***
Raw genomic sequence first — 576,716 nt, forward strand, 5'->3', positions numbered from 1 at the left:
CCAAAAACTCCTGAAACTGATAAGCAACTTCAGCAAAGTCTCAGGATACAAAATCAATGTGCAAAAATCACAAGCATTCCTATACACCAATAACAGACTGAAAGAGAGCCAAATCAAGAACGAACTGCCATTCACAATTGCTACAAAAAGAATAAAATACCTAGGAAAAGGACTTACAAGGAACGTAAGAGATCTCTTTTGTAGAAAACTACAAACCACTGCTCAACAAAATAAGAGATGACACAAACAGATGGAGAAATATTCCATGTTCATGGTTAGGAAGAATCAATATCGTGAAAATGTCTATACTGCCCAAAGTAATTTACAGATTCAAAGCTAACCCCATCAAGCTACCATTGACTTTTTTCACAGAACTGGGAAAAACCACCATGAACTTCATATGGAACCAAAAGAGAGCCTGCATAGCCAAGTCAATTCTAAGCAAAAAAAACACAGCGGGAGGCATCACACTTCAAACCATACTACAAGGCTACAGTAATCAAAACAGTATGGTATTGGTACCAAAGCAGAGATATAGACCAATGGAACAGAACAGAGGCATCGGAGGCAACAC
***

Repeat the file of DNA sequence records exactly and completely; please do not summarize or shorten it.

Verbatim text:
Raw genomic sequence first — 576,716 nt, forward strand, 5'->3', positions numbered from 1 at the left:
CCAAAAACTCCTGAAACTGATAAGCAACTTCAGCAAAGTCTCAGGATACAAAATCAATGTGCAAAAATCACAAGCATTCCTATACACCAATAACAGACTGAAAGAGAGCCAAATCAAGAACGAACTGCCATTCACAATTGCTACAAAAAGAATAAAATACCTAGGAAAAGGACTTACAAGGAACGTAAGAGATCTCTTTTGTAGAAAACTACAAACCACTGCTCAACAAAATAAGAGATGACACAAACAGATGGAGAAATATTCCATGTTCATGGTTAGGAAGAATCAATATCGTGAAAATGTCTATACTGCCCAAAGTAATTTACAGATTCAAAGCTAACCCCATCAAGCTACCATTGACTTTTTTCACAGAACTGGGAAAAACCACCATGAACTTCATATGGAACCAAAAGAGAGCCTGCATAGCCAAGTCAATTCTAAGCAAAAAAAACACAGCGGGAGGCATCACACTTCAAACCATACTACAAGGCTACAGTAATCAAAACAGTATGGTATTGGTACCAAAGCAGAGATATAGACCAATGGAACAGAACAGAGGCATCGGAGGCAACAC